Madden NFL 25 Preview: Smarter Physics, Harder Hits
Madden developers tend to stand out from their other colleagues in the industry. Sure, there’s that ineffable glow that comes from working on one of the most lucrative game franchises of all time. But there’re also the muscles — these guys must code all day and lift all night, or vice versa. The Madden presentation at last week’s EA Sports Season Opener event in Redwood Shores, Calif. was dominated by the hulking figure of Rex Dickson, an aptly named former college player turned developer (how did his parents know he would grow up to have giant deltoids?).
According to Dickson and his cohort, many of the innovations in Madden NFL 25 (so named to commemorate the series’ 25th anniversary) are focused on the running game. A new “Run Free” system has been carefully concocted to mimic the freedom and precision of the NFL ball carrier, with a team of 40 people working on the central gameplay mechanics. Skill moves are more precise, particularly when controlling highly rated running backs. Stiff arms are correctly aimed at the oncoming defender’s face. Players can hurdle defenders broken down to tackle, and recover from stumbles with the help of a well-timed button press.
Some changes to the running game are subtle: developers tried to capture personalities and running styles more faithfully, and you’ll now recognize backs that float like hummingbirds, swerve like race bikes, or plough forward North to South like charging bulls. Others changes are sweeping: an ambitious new “braking” system (similar to one introduced in FIFA 14) slows runners to 80% speed at the squeeze of the left trigger, enabling them to hit the right hole more easily, or craftily cut a run back against the grain. No longer will backs crash into the blockers in front of them; Madden devs took a page from the Assassin’s Creed playbook, and players can now reach out and brush by an offensive tackle like an Assassin moving through a crowded area.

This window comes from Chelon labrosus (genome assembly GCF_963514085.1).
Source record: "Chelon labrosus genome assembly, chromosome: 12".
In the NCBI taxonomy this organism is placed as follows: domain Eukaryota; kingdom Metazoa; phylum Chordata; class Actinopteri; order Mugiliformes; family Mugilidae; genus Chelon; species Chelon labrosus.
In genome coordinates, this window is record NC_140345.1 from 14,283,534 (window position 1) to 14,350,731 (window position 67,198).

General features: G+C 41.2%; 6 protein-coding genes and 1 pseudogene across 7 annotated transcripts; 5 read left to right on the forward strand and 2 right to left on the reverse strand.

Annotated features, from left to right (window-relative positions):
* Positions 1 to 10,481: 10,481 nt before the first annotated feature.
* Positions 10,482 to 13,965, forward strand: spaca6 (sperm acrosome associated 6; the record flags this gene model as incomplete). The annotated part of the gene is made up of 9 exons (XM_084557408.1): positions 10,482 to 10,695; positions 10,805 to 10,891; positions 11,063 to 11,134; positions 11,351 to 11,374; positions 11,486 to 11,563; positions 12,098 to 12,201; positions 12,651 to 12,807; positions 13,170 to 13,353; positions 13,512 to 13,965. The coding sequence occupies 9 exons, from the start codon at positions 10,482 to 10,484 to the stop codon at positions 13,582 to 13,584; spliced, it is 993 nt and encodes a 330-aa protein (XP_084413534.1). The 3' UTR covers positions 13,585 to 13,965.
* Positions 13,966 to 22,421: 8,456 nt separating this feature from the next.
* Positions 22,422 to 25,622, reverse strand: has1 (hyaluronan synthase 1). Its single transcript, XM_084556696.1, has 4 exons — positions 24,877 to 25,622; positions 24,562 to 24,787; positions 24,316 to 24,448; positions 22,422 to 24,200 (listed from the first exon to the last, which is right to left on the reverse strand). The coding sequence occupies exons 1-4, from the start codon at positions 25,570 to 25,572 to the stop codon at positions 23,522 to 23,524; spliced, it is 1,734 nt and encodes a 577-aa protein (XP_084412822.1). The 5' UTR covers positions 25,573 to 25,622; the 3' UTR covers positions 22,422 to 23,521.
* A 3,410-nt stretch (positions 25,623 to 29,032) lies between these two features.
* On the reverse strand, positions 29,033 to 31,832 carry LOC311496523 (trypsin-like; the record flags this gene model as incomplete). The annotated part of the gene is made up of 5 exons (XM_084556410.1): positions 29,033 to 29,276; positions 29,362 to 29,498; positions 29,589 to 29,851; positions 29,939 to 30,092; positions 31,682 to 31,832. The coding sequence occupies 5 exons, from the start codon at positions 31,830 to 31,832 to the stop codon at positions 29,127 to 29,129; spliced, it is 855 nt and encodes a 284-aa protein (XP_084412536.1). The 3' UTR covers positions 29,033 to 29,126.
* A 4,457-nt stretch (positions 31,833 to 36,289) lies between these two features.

The congested chaos at the line of scrimmage is an acknowledged franchise weakness. For this year’s game, EA hired a former NFL pro who completely redid the system. Blocks, imbued with physics, feel more impactful, and the improved interaction between the offensive and defensive lines was plain to see in the early build provided at the event. The improvements required a raft of new motion-captures and animations, including five different kinds of pull block, but the results speak for themselves.